sparklesconsultancy

Twitter: @kim_benham
Website: sparklespre-school.co.uk
Link to the consultancy: http://www.sparklespre-school.co.uk/training-and-consultancy/
Email: [email protected]
Tel: 07842590287

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24 Comments
  • Tina Rounding Nov 15,2016 at 10:09 am

    Thank you for sharing your story, it reminded me of the many diverse families I used to visit and work with when I was a Portage Home Visitor. Each family and home environment unique but all striving to provide the best for their children.

    • Kathy Nov 15,2016 at 12:04 pm

      Hi Tina,
      Many thanks for your comment. Portage is such a great service. I know many families who have benefitted from that personalised support and has made a massive difference in the lives of everyone in the family, as well as the children. Thank you for sharing.
      Best regards, Kathy

  • Kim Benham Nov 14,2016 at 7:43 pm

    I’m blown away by the comments from my blog. Thank you. I love the thought of “cherishing diversity” and really appreciating all its forms.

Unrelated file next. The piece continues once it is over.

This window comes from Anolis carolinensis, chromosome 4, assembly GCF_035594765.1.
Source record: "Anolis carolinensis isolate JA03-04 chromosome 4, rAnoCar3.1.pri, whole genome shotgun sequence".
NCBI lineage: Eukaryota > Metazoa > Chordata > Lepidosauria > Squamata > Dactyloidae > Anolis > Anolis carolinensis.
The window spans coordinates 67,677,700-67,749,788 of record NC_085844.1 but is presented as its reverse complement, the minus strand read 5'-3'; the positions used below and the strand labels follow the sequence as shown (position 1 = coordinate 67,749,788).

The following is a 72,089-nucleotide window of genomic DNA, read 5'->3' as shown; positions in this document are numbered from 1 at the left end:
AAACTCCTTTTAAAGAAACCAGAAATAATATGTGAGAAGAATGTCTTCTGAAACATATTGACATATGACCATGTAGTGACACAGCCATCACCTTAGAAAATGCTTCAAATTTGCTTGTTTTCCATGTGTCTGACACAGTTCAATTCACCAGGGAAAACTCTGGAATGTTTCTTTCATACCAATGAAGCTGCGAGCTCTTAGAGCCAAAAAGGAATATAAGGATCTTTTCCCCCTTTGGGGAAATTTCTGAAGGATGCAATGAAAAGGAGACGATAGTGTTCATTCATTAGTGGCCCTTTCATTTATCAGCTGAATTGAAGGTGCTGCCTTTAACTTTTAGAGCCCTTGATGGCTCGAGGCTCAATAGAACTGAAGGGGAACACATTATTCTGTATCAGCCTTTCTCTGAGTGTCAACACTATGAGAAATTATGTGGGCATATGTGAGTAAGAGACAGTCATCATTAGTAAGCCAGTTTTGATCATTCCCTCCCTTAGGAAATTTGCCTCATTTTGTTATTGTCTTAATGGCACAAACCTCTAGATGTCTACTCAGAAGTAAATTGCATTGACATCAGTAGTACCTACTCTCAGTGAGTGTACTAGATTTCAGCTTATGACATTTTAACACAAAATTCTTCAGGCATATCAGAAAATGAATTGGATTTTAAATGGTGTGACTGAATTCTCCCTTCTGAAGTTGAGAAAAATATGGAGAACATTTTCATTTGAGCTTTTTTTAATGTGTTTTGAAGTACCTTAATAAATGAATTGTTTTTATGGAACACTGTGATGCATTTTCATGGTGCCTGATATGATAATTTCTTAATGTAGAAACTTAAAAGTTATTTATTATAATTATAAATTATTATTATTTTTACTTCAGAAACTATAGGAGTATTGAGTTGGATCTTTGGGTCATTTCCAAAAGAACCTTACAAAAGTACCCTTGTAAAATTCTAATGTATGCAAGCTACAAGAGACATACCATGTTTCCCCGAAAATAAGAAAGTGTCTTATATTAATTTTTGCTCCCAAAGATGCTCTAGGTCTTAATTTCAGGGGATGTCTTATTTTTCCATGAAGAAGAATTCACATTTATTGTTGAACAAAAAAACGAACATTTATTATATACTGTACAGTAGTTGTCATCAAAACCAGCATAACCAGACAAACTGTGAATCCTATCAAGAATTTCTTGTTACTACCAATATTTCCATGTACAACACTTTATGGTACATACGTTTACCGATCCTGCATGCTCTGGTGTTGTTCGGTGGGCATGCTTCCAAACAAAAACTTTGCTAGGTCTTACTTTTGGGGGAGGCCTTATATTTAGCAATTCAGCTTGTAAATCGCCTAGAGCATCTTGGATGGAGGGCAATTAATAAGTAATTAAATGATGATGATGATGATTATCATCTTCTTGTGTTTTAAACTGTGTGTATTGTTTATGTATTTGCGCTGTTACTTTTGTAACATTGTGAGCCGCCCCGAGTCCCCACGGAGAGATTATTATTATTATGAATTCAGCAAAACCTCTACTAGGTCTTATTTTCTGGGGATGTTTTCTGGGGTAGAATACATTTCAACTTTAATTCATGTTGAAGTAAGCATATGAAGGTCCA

Thanks Kathy for sparking the blog from our little communication.
    Thanks everyone for taking the time to comment.

  • Tracy Nov 14,2016 at 6:07 pm

    I think Kim highlights something so important when working with young children, you need to build and develop a good relationship not only with the children but with their families too. We should try not to be judgemental and appreciate a child’s background and culture. You cannot understand the whole child unless you know who they are and their background.

    • Kathy Nov 15,2016 at 12:00 pm

      Hi Tracy,
      Many thanks for your comment.
      Couldn’t agree more! Sometimes in the ‘busy-ness’ of the day it is easy to forget this, great reminder.
      Best regards, Kathy

  • Gbemisola Alese Nov 14,2016 at 10:36 am

    what an interesting blog!
    It took me back to the days of caring for older people that always reminds me that ‘Life is a cycle’

    • Kathy Nov 15,2016 at 11:58 am

      Hi Gbemisola,